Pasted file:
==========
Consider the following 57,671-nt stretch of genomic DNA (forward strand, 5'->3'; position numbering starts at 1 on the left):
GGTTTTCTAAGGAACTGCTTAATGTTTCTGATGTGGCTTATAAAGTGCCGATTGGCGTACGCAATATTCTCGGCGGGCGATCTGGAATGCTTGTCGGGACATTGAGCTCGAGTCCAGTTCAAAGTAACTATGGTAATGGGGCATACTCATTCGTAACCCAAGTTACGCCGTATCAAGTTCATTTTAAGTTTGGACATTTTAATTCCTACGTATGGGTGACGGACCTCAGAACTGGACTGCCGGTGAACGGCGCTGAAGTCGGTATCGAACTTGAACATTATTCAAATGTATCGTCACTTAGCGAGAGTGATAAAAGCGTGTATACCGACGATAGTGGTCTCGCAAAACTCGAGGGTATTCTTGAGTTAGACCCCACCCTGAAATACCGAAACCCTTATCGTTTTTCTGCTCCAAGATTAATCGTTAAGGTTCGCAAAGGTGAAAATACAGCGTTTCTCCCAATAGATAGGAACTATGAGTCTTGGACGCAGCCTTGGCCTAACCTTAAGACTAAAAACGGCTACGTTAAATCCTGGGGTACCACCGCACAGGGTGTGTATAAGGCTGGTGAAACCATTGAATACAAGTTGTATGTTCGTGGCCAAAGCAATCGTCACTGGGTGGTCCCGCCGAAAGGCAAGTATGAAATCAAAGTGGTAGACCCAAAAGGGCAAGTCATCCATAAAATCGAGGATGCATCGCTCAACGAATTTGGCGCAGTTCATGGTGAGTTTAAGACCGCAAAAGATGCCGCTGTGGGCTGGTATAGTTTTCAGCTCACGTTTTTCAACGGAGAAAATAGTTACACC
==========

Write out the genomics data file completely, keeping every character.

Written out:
Consider the following 57,671-nt stretch of genomic DNA (forward strand, 5'->3'; position numbering starts at 1 on the left):
GGTTTTCTAAGGAACTGCTTAATGTTTCTGATGTGGCTTATAAAGTGCCGATTGGCGTACGCAATATTCTCGGCGGGCGATCTGGAATGCTTGTCGGGACATTGAGCTCGAGTCCAGTTCAAAGTAACTATGGTAATGGGGCATACTCATTCGTAACCCAAGTTACGCCGTATCAAGTTCATTTTAAGTTTGGACATTTTAATTCCTACGTATGGGTGACGGACCTCAGAACTGGACTGCCGGTGAACGGCGCTGAAGTCGGTATCGAACTTGAACATTATTCAAATGTATCGTCACTTAGCGAGAGTGATAAAAGCGTGTATACCGACGATAGTGGTCTCGCAAAACTCGAGGGTATTCTTGAGTTAGACCCCACCCTGAAATACCGAAACCCTTATCGTTTTTCTGCTCCAAGATTAATCGTTAAGGTTCGCAAAGGTGAAAATACAGCGTTTCTCCCAATAGATAGGAACTATGAGTCTTGGACGCAGCCTTGGCCTAACCTTAAGACTAAAAACGGCTACGTTAAATCCTGGGGTACCACCGCACAGGGTGTGTATAAGGCTGGTGAAACCATTGAATACAAGTTGTATGTTCGTGGCCAAAGCAATCGTCACTGGGTGGTCCCGCCGAAAGGCAAGTATGAAATCAAAGTGGTAGACCCAAAAGGGCAAGTCATCCATAAAATCGAGGATGCATCGCTCAACGAATTTGGCGCAGTTCATGGTGAGTTTAAGACCGCAAAAGATGCCGCTGTGGGCTGGTATAGTTTTCAGCTCACGTTTTTCAACGGAGAAAATAGTTACACC